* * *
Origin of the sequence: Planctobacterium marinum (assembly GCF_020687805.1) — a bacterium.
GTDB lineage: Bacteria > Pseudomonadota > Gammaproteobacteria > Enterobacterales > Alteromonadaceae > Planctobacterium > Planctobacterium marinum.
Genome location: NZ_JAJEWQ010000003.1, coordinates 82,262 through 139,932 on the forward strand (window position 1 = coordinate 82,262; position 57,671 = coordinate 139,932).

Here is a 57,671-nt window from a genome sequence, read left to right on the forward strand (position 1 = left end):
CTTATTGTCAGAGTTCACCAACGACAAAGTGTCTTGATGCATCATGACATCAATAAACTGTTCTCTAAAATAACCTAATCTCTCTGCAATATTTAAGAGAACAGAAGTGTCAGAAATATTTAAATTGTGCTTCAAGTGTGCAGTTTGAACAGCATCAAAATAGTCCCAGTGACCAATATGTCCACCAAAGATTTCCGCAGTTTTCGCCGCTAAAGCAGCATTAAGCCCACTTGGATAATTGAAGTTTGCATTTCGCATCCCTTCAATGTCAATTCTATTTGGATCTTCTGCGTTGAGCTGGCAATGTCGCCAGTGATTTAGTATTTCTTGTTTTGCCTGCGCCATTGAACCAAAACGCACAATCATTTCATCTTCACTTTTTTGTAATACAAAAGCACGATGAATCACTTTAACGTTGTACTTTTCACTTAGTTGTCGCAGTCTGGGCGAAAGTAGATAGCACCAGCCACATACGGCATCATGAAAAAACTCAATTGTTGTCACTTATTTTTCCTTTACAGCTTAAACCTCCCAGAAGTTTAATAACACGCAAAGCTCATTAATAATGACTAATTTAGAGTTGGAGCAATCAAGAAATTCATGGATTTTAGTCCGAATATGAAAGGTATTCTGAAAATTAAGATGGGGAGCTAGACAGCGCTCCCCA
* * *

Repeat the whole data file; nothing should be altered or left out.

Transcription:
Origin of the sequence: Planctobacterium marinum (assembly GCF_020687805.1) — a bacterium.
GTDB lineage: Bacteria > Pseudomonadota > Gammaproteobacteria > Enterobacterales > Alteromonadaceae > Planctobacterium > Planctobacterium marinum.
Genome location: NZ_JAJEWQ010000003.1, coordinates 82,262 through 139,932 on the forward strand (window position 1 = coordinate 82,262; position 57,671 = coordinate 139,932).

Here is a 57,671-nt window from a genome sequence, read left to right on the forward strand (position 1 = left end):
CTTATTGTCAGAGTTCACCAACGACAAAGTGTCTTGATGCATCATGACATCAATAAACTGTTCTCTAAAATAACCTAATCTCTCTGCAATATTTAAGAGAACAGAAGTGTCAGAAATATTTAAATTGTGCTTCAAGTGTGCAGTTTGAACAGCATCAAAATAGTCCCAGTGACCAATATGTCCACCAAAGATTTCCGCAGTTTTCGCCGCTAAAGCAGCATTAAGCCCACTTGGATAATTGAAGTTTGCATTTCGCATCCCTTCAATGTCAATTCTATTTGGATCTTCTGCGTTGAGCTGGCAATGTCGCCAGTGATTTAGTATTTCTTGTTTTGCCTGCGCCATTGAACCAAAACGCACAATCATTTCATCTTCACTTTTTTGTAATACAAAAGCACGATGAATCACTTTAACGTTGTACTTTTCACTTAGTTGTCGCAGTCTGGGCGAAAGTAGATAGCACCAGCCACATACGGCATCATGAAAAAACTCAATTGTTGTCACTTATTTTTCCTTTACAGCTTAAACCTCCCAGAAGTTTAATAACACGCAAAGCTCATTAATAATGACTAATTTAGAGTTGGAGCAATCAAGAAATTCATGGATTTTAGTCCGAATATGAAAGGTATTCTGAAAATTAAGATGGGGAGCTAGACAGCGCTCCCCA